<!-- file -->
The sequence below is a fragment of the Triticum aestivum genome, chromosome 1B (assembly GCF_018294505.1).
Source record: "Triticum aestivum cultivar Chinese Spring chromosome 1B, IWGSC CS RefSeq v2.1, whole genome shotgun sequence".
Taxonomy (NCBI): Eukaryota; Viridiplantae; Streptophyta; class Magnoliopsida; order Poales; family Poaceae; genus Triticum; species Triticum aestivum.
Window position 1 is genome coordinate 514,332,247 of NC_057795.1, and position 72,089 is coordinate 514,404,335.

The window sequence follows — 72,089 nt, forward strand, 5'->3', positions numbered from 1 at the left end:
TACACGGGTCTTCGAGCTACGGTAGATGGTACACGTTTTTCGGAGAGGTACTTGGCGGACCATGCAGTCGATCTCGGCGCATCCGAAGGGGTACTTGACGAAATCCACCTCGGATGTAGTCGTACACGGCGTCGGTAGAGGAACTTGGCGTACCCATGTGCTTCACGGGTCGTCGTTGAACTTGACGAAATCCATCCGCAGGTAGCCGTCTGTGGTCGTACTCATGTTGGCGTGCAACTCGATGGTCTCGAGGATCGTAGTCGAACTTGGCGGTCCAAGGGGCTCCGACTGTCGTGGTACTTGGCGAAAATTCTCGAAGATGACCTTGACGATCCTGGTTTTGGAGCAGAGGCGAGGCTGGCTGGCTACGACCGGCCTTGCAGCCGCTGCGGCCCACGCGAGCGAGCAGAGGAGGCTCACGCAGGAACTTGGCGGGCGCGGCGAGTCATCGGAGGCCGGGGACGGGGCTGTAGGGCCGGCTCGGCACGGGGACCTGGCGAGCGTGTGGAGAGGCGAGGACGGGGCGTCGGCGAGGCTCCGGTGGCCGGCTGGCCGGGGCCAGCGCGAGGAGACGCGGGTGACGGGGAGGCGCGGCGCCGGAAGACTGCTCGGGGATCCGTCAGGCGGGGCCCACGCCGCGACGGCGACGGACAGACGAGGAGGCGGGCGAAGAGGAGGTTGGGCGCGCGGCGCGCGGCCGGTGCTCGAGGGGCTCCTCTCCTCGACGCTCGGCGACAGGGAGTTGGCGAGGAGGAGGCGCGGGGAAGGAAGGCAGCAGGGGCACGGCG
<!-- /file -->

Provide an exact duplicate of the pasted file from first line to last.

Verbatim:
The sequence below is a fragment of the Triticum aestivum genome, chromosome 1B (assembly GCF_018294505.1).
Source record: "Triticum aestivum cultivar Chinese Spring chromosome 1B, IWGSC CS RefSeq v2.1, whole genome shotgun sequence".
Taxonomy (NCBI): Eukaryota; Viridiplantae; Streptophyta; class Magnoliopsida; order Poales; family Poaceae; genus Triticum; species Triticum aestivum.
Window position 1 is genome coordinate 514,332,247 of NC_057795.1, and position 72,089 is coordinate 514,404,335.

The window sequence follows — 72,089 nt, forward strand, 5'->3', positions numbered from 1 at the left end:
TACACGGGTCTTCGAGCTACGGTAGATGGTACACGTTTTTCGGAGAGGTACTTGGCGGACCATGCAGTCGATCTCGGCGCATCCGAAGGGGTACTTGACGAAATCCACCTCGGATGTAGTCGTACACGGCGTCGGTAGAGGAACTTGGCGTACCCATGTGCTTCACGGGTCGTCGTTGAACTTGACGAAATCCATCCGCAGGTAGCCGTCTGTGGTCGTACTCATGTTGGCGTGCAACTCGATGGTCTCGAGGATCGTAGTCGAACTTGGCGGTCCAAGGGGCTCCGACTGTCGTGGTACTTGGCGAAAATTCTCGAAGATGACCTTGACGATCCTGGTTTTGGAGCAGAGGCGAGGCTGGCTGGCTACGACCGGCCTTGCAGCCGCTGCGGCCCACGCGAGCGAGCAGAGGAGGCTCACGCAGGAACTTGGCGGGCGCGGCGAGTCATCGGAGGCCGGGGACGGGGCTGTAGGGCCGGCTCGGCACGGGGACCTGGCGAGCGTGTGGAGAGGCGAGGACGGGGCGTCGGCGAGGCTCCGGTGGCCGGCTGGCCGGGGCCAGCGCGAGGAGACGCGGGTGACGGGGAGGCGCGGCGCCGGAAGACTGCTCGGGGATCCGTCAGGCGGGGCCCACGCCGCGACGGCGACGGACAGACGAGGAGGCGGGCGAAGAGGAGGTTGGGCGCGCGGCGCGCGGCCGGTGCTCGAGGGGCTCCTCTCCTCGACGCTCGGCGACAGGGAGTTGGCGAGGAGGAGGCGCGGGGAAGGAAGGCAGCAGGGGCACGGCG